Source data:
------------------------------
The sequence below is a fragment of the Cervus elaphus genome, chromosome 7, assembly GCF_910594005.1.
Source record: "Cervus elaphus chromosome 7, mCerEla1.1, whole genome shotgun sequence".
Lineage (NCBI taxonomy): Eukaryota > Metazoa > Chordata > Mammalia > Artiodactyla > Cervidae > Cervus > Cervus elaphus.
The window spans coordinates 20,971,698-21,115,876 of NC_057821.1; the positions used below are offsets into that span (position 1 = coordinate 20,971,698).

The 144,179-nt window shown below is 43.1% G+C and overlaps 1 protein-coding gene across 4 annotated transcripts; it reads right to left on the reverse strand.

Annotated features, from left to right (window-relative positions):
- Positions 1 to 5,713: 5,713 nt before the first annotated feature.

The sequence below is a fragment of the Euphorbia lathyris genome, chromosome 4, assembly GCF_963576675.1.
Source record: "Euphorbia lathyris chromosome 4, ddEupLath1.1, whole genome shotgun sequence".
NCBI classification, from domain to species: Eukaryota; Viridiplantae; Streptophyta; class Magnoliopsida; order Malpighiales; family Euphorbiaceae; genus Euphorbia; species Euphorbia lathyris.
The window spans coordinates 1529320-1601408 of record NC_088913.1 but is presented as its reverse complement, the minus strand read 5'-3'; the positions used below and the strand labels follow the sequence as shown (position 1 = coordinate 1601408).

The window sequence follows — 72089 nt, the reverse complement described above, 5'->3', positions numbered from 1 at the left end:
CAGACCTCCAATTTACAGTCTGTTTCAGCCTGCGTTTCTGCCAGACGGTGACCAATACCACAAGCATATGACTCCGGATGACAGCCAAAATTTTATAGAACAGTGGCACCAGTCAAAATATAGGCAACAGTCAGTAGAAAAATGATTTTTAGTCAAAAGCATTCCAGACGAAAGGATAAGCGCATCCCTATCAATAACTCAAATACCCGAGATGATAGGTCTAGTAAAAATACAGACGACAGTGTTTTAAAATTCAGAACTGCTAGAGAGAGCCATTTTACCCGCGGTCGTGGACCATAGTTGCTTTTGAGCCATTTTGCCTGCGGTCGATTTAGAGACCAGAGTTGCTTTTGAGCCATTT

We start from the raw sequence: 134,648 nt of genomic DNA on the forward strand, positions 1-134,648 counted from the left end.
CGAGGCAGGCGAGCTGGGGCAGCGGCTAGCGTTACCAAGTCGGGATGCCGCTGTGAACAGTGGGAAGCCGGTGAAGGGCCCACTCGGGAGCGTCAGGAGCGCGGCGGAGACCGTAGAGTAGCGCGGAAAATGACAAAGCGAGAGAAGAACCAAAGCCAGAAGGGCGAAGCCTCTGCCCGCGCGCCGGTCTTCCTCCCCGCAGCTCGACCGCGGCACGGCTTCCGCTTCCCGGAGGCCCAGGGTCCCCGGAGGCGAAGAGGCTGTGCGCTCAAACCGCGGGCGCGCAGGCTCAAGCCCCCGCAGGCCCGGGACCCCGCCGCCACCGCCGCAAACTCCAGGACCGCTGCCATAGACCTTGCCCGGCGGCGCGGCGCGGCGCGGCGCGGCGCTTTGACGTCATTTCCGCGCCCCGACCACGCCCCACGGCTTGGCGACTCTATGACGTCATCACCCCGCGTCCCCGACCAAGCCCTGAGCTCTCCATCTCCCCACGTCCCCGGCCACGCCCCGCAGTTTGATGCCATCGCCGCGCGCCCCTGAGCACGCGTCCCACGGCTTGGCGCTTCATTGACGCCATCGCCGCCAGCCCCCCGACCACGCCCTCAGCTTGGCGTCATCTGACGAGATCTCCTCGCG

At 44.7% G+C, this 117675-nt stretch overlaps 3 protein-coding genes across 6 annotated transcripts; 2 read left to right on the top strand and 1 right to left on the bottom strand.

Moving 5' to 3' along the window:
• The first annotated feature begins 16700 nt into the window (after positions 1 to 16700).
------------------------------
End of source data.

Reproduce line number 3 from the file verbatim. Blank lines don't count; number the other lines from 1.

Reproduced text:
Lineage (NCBI taxonomy): Eukaryota > Metazoa > Chordata > Mammalia > Artiodactyla > Cervidae > Cervus > Cervus elaphus.